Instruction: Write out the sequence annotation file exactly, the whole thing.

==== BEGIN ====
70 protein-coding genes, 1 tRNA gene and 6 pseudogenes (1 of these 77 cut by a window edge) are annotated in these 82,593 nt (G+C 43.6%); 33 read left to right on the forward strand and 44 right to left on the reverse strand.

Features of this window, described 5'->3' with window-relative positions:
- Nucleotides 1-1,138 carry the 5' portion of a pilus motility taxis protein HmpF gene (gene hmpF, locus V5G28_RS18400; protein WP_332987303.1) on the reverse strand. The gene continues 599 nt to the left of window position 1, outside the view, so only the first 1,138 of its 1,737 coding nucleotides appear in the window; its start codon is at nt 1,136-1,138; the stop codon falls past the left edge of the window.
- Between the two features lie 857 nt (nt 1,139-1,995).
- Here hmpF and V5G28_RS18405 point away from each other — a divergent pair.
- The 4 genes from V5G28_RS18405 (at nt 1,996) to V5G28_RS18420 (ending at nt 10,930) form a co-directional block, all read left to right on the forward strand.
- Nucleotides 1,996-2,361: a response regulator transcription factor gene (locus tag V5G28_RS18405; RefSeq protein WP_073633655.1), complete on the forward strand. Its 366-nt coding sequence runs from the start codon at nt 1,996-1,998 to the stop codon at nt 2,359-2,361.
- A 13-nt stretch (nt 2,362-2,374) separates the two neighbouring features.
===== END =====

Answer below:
70 protein-coding genes, 1 tRNA gene and 6 pseudogenes (1 of these 77 cut by a window edge) are annotated in these 82,593 nt (G+C 43.6%); 33 read left to right on the forward strand and 44 right to left on the reverse strand.

Features of this window, described 5'->3' with window-relative positions:
- Nucleotides 1-1,138 carry the 5' portion of a pilus motility taxis protein HmpF gene (gene hmpF, locus V5G28_RS18400; protein WP_332987303.1) on the reverse strand. The gene continues 599 nt to the left of window position 1, outside the view, so only the first 1,138 of its 1,737 coding nucleotides appear in the window; its start codon is at nt 1,136-1,138; the stop codon falls past the left edge of the window.
- Between the two features lie 857 nt (nt 1,139-1,995).
- Here hmpF and V5G28_RS18405 point away from each other — a divergent pair.
- The 4 genes from V5G28_RS18405 (at nt 1,996) to V5G28_RS18420 (ending at nt 10,930) form a co-directional block, all read left to right on the forward strand.
- Nucleotides 1,996-2,361: a response regulator transcription factor gene (locus tag V5G28_RS18405; RefSeq protein WP_073633655.1), complete on the forward strand. Its 366-nt coding sequence runs from the start codon at nt 1,996-1,998 to the stop codon at nt 2,359-2,361.
- A 13-nt stretch (nt 2,362-2,374) separates the two neighbouring features.